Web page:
If talented young people from poor families have the chance to go to university, will they be encouraged to study harder and achieve better test scores at school? This column reports on the motivational effects of a program introduced in Colombia in 2014, which granted full scholarships for low-income students at top universities. The opportunity to receive a scholarship significantly boosted results in the national high school exit exam. This suggests that beyond the direct effect of scholarships on their recipients, they can affect a much broader range of eligible students, for whom the opportunity stimulates greater effort. Such schemes can promote social mobility and more inclusive development.
A longstanding view among many economists is that some degree of inequality is necessary to reward effort and encourage entrepreneurial activities. But a growing body of evidence indicates that inequality hinders the accumulation of human capital—and not only because children in poor families cannot afford to go to school.
Not being able to afford college can affect children’s education long before the time to apply for a place. The loss in human capital is explained not only by the fact that financial restrictions prevent talented students from accessing good universities, but also because the lack of opportunities discourages them from working hard earlier on in their education. Student loans and scholarships partly address this issue by creating an opportunity for promising students to go to university.
In recent research, we analyze how opportunities created by a nationwide scholarship program can change the motivation of low-income students in Colombia. Ser Pilo Paga (SPP) was introduced in 2014 and granted 10,000 full scholarships per year to enter high-quality universities. The program combined merit and needs-based criteria to allow talented students from low-income families to continue their education in the best universities in the country.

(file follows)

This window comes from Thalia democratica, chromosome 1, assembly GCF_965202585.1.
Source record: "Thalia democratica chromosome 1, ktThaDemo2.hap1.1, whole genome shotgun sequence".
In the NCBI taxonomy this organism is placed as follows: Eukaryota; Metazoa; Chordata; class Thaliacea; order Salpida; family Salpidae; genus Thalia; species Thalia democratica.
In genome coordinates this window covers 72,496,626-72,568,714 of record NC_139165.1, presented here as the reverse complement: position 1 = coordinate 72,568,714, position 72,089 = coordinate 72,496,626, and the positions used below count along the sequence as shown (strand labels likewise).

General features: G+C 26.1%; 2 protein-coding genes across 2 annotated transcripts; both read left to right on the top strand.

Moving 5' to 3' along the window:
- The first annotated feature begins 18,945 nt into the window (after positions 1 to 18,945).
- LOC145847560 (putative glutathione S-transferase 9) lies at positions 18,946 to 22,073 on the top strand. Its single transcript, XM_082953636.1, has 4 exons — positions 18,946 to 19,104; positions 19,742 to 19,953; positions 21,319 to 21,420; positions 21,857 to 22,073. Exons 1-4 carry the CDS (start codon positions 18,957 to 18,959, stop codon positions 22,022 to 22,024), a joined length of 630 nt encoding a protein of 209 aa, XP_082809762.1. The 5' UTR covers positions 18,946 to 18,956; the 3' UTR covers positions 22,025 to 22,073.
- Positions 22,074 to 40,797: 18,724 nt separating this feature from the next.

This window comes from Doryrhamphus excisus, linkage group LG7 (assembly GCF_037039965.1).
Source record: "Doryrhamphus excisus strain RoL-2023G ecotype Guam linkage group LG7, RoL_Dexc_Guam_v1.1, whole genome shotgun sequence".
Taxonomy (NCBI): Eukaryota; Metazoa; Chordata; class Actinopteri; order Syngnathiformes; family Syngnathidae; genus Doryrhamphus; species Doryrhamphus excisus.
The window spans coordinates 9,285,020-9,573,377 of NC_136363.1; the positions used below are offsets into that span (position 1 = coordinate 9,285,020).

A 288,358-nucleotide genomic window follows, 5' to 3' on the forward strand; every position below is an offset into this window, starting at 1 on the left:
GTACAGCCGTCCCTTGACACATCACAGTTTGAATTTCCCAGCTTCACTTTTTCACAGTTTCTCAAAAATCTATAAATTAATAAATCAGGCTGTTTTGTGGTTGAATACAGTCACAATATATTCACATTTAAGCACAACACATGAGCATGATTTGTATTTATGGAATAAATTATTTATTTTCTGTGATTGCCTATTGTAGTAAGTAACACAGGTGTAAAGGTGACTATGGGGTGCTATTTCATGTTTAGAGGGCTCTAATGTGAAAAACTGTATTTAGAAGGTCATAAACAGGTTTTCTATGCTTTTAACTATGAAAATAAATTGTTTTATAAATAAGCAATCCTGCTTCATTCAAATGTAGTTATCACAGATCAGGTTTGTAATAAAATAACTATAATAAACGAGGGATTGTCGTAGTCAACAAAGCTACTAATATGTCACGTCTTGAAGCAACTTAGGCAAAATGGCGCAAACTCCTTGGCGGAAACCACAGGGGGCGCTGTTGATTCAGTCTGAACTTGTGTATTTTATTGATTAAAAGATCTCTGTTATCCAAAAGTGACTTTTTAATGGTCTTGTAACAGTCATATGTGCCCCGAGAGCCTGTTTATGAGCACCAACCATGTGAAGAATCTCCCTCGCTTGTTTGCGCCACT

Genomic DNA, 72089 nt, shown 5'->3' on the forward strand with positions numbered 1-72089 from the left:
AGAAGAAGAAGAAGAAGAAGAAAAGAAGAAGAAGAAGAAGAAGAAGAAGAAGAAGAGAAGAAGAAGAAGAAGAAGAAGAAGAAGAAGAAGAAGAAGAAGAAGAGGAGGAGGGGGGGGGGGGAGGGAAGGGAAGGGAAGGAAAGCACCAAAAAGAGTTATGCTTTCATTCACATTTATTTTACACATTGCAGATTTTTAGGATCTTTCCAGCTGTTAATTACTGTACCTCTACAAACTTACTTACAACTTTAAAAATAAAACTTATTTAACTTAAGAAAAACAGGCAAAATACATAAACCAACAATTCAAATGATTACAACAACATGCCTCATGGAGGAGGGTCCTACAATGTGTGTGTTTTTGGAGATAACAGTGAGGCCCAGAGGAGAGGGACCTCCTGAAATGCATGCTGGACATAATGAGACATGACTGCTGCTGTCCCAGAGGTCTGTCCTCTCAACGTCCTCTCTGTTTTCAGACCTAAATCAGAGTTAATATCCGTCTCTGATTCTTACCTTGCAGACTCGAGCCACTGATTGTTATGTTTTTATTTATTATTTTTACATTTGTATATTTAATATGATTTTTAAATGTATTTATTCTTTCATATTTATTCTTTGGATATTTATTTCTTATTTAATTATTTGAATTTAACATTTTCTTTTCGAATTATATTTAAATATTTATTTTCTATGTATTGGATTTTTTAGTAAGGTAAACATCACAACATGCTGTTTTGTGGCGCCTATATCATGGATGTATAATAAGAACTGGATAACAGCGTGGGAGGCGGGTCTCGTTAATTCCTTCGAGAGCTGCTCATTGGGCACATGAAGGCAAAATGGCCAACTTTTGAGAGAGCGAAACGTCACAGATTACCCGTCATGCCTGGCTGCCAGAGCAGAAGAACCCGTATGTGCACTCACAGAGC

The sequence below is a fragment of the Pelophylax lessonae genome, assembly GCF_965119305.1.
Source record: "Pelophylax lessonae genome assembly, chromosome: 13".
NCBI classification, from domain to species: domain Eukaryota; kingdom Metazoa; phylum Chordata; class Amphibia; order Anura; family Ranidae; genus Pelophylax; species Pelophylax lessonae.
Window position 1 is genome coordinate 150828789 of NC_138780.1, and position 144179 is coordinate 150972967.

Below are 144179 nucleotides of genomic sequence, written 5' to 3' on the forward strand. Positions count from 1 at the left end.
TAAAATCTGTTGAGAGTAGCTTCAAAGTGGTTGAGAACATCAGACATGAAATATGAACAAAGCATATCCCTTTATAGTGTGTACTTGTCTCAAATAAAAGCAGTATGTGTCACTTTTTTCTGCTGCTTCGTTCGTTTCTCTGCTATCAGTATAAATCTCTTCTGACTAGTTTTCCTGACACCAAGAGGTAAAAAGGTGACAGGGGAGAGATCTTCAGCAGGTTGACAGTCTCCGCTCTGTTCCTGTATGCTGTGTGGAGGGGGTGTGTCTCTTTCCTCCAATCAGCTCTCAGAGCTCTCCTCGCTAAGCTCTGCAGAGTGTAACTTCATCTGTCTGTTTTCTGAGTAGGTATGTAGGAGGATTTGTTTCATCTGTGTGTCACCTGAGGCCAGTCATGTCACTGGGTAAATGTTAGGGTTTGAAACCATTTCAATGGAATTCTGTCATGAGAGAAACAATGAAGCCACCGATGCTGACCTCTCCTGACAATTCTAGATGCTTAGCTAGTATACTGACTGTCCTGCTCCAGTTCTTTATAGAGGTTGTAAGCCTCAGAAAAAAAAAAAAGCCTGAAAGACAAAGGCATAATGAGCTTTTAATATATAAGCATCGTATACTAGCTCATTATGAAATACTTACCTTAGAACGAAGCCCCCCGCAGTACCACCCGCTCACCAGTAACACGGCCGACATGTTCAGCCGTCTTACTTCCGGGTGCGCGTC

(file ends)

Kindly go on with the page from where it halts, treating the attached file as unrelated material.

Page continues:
Colombia has one of the lowest levels of social mobility in the world. To illustrate this, for an average household, the correlation between parents’ education and children’s education is 0.72. For a poor and vulnerable household, this correlation increases to 0.83.
Before the implementation of SPP, students from a poor background who scored in the top 10% of all students in the national standardized high school exit exam were two to three times less likely to enter a top university than wealthy students with similar scores. As a student, how motivated would you be to study hard if you knew that that no matter how well you perform, your parents would not be able to afford college?
Within one year, SPP leveled the playing field, giving poor students who performed well the same chances to enroll and to access top quality universities as wealthy students. This represents one of the most drastic and unprecedented changes in social mobility in Colombia and beyond. We investigate whether this change generated a motivational effect reflected in better performances from needs-based (low-income) eligible students in the national high school exit exam.
For an average low-income student, the introduction of SPP did not affect the results. But it significantly increased the scores of low-income students at the top of the achievement distribution, starting around the 70th percentile. Since poor students had to score among the top 9% of all students in their cohort to be offered the scholarship, the best students were expected to be the first ones to react.